Campo del Cielo Meteorite

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Quick Overview

A dynamic chunk of ancient meteorite with cavernous texture! A large and dense specimen that is sure to make an impact on anyone who beholds it! The piece has been lightly coated to prevent or delay rust/oxidation. The coating can be removed with acetone if necessary.

Measurements: ~5-1/2" long x 5-1/4" wide x 3" deep 

Location: Argentina

More Information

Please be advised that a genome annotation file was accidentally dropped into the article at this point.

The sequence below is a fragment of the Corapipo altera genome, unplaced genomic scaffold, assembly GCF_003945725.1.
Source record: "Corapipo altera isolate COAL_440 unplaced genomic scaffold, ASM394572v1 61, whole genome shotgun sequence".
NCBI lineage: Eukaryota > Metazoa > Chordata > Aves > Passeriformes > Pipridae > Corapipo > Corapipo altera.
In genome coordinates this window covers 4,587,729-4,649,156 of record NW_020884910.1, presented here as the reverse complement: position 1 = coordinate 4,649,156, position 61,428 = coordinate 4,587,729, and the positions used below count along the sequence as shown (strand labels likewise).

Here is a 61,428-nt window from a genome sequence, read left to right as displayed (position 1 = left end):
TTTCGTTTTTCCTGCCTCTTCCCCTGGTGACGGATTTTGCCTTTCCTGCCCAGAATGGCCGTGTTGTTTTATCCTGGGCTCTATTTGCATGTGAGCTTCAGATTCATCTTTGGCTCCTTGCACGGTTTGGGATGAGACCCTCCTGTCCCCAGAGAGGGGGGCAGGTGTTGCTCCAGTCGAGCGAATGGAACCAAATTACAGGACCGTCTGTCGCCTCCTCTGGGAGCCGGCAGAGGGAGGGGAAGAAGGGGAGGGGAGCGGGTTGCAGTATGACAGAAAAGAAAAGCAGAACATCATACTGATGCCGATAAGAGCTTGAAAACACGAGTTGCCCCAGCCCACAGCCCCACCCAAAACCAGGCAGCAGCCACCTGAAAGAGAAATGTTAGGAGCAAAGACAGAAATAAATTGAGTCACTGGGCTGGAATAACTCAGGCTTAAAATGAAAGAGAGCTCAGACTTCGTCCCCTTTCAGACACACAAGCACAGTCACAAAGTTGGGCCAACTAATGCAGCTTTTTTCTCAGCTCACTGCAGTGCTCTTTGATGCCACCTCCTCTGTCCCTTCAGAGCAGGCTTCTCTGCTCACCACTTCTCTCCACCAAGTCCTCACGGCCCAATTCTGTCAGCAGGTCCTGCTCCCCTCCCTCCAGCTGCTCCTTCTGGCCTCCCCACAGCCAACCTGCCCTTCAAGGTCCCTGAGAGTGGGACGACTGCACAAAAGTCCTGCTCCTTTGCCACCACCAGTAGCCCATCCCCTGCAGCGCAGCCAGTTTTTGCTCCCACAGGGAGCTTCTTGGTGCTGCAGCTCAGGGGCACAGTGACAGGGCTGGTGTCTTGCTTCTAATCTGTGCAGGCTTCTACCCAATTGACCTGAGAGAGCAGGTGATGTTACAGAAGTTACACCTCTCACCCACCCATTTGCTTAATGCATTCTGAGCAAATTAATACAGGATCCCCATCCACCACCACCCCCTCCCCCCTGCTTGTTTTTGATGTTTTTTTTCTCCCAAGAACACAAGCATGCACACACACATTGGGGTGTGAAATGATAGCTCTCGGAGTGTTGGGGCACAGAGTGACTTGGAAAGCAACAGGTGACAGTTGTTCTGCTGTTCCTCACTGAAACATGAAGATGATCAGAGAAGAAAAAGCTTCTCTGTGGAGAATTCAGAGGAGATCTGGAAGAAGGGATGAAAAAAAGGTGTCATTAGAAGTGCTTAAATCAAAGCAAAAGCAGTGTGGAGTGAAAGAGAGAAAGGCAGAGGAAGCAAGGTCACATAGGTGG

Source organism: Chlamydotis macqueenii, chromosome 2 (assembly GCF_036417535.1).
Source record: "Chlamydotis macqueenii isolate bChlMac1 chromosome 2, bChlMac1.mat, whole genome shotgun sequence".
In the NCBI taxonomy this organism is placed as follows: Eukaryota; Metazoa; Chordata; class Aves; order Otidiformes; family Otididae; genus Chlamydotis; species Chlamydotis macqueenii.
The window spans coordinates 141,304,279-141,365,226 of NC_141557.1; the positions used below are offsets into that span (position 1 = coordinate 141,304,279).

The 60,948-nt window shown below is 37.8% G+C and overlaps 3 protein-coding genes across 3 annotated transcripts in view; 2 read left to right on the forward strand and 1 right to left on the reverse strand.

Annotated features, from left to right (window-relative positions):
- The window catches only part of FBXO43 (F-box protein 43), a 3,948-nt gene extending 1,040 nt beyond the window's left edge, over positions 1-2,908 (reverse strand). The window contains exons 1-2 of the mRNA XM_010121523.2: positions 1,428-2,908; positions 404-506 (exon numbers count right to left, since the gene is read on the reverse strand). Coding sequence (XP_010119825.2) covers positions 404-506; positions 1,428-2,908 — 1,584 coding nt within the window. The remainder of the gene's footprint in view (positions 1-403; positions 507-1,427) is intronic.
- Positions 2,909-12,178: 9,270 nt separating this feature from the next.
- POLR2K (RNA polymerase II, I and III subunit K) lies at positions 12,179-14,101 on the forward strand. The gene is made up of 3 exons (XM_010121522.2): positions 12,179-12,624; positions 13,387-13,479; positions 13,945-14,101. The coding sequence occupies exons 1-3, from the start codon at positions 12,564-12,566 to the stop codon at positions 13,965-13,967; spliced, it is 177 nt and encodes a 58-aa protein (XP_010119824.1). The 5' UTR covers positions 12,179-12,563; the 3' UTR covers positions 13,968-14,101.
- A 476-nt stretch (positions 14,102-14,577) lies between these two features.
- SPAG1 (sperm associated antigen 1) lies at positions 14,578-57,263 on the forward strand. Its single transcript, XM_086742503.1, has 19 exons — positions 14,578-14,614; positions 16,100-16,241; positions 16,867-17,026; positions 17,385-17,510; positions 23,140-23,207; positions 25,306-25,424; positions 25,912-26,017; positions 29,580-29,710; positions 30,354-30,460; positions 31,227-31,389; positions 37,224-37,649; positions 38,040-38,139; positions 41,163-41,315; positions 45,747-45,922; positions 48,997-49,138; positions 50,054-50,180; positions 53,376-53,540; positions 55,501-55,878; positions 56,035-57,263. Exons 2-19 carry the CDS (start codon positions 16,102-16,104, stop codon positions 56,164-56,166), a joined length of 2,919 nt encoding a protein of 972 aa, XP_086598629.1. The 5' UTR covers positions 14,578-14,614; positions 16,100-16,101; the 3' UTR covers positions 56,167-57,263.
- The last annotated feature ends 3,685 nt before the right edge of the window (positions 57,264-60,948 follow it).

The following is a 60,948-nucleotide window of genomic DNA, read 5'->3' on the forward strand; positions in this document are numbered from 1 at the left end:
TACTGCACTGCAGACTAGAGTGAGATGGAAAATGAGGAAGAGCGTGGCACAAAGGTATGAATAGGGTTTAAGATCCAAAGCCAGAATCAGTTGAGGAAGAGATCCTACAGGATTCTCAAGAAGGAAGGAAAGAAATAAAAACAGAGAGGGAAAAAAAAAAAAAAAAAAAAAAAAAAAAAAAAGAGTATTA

The Campo del Cielo fall occurred in Gran Chaco Gualamba, Argentina, about 500 miles northwest of Buenos Aires. By carbon dating charred wood beneath the meteorite, scientists estimate it to have fallen between approximately 4,000 and 5,000 years ago. This timeframe is consistent with an indigenous oral tradition of iron that fell from heaven, the name being taken from the native term for the crash site, translated as “field of the sky.” The large area over which the pieces were spread out suggests that the original meteorite broke apart upon entering the Earth’s atmosphere, sending more than 100 tons of material across the site. At that weight, it is currently the heaviest meteorite ever recovered on Earth. The meteorite is composed of more than 90% Iron, as well as 6.68% Ni, 0.43% Co, 0.25% P, 87 ppm Ga, 407 ppm Ge, 3.6 ppm Ir.